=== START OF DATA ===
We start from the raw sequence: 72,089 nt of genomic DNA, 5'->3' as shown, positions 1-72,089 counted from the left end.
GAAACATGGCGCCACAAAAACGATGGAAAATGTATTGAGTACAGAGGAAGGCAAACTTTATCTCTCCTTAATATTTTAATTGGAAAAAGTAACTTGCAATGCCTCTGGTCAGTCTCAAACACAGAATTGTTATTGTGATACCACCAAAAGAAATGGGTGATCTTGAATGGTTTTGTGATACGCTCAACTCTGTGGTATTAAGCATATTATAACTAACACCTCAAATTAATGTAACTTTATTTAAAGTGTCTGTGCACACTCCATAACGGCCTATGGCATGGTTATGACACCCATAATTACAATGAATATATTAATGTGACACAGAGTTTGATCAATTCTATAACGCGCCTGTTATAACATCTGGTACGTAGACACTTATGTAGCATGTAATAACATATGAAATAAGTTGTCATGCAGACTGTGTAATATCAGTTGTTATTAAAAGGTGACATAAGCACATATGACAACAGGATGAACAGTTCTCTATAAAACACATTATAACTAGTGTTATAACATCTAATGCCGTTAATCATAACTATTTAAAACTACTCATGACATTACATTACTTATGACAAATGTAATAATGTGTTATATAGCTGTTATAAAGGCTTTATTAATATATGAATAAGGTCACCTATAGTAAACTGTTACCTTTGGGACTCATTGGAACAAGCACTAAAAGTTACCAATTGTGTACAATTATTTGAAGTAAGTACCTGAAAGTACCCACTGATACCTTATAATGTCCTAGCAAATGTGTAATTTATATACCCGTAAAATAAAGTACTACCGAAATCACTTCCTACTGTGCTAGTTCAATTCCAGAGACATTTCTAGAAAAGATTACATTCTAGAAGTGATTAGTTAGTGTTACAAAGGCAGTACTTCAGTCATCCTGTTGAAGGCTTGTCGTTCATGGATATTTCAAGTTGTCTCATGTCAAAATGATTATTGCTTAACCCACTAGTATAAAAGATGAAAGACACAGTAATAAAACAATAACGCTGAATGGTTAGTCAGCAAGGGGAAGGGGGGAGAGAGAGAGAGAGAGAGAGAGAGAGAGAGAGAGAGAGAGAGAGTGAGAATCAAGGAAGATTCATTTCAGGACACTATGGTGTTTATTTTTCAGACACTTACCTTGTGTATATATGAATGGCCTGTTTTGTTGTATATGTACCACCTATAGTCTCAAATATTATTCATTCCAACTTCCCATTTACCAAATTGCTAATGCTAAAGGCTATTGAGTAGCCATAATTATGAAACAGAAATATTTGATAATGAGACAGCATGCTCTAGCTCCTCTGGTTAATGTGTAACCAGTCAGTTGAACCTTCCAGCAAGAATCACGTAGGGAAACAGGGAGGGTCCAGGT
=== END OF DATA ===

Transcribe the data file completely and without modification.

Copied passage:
We start from the raw sequence: 72,089 nt of genomic DNA, 5'->3' as shown, positions 1-72,089 counted from the left end.
GAAACATGGCGCCACAAAAACGATGGAAAATGTATTGAGTACAGAGGAAGGCAAACTTTATCTCTCCTTAATATTTTAATTGGAAAAAGTAACTTGCAATGCCTCTGGTCAGTCTCAAACACAGAATTGTTATTGTGATACCACCAAAAGAAATGGGTGATCTTGAATGGTTTTGTGATACGCTCAACTCTGTGGTATTAAGCATATTATAACTAACACCTCAAATTAATGTAACTTTATTTAAAGTGTCTGTGCACACTCCATAACGGCCTATGGCATGGTTATGACACCCATAATTACAATGAATATATTAATGTGACACAGAGTTTGATCAATTCTATAACGCGCCTGTTATAACATCTGGTACGTAGACACTTATGTAGCATGTAATAACATATGAAATAAGTTGTCATGCAGACTGTGTAATATCAGTTGTTATTAAAAGGTGACATAAGCACATATGACAACAGGATGAACAGTTCTCTATAAAACACATTATAACTAGTGTTATAACATCTAATGCCGTTAATCATAACTATTTAAAACTACTCATGACATTACATTACTTATGACAAATGTAATAATGTGTTATATAGCTGTTATAAAGGCTTTATTAATATATGAATAAGGTCACCTATAGTAAACTGTTACCTTTGGGACTCATTGGAACAAGCACTAAAAGTTACCAATTGTGTACAATTATTTGAAGTAAGTACCTGAAAGTACCCACTGATACCTTATAATGTCCTAGCAAATGTGTAATTTATATACCCGTAAAATAAAGTACTACCGAAATCACTTCCTACTGTGCTAGTTCAATTCCAGAGACATTTCTAGAAAAGATTACATTCTAGAAGTGATTAGTTAGTGTTACAAAGGCAGTACTTCAGTCATCCTGTTGAAGGCTTGTCGTTCATGGATATTTCAAGTTGTCTCATGTCAAAATGATTATTGCTTAACCCACTAGTATAAAAGATGAAAGACACAGTAATAAAACAATAACGCTGAATGGTTAGTCAGCAAGGGGAAGGGGGGAGAGAGAGAGAGAGAGAGAGAGAGAGAGAGAGAGAGAGAGAGAGTGAGAATCAAGGAAGATTCATTTCAGGACACTATGGTGTTTATTTTTCAGACACTTACCTTGTGTATATATGAATGGCCTGTTTTGTTGTATATGTACCACCTATAGTCTCAAATATTATTCATTCCAACTTCCCATTTACCAAATTGCTAATGCTAAAGGCTATTGAGTAGCCATAATTATGAAACAGAAATATTTGATAATGAGACAGCATGCTCTAGCTCCTCTGGTTAATGTGTAACCAGTCAGTTGAACCTTCCAGCAAGAATCACGTAGGGAAACAGGGAGGGTCCAGGT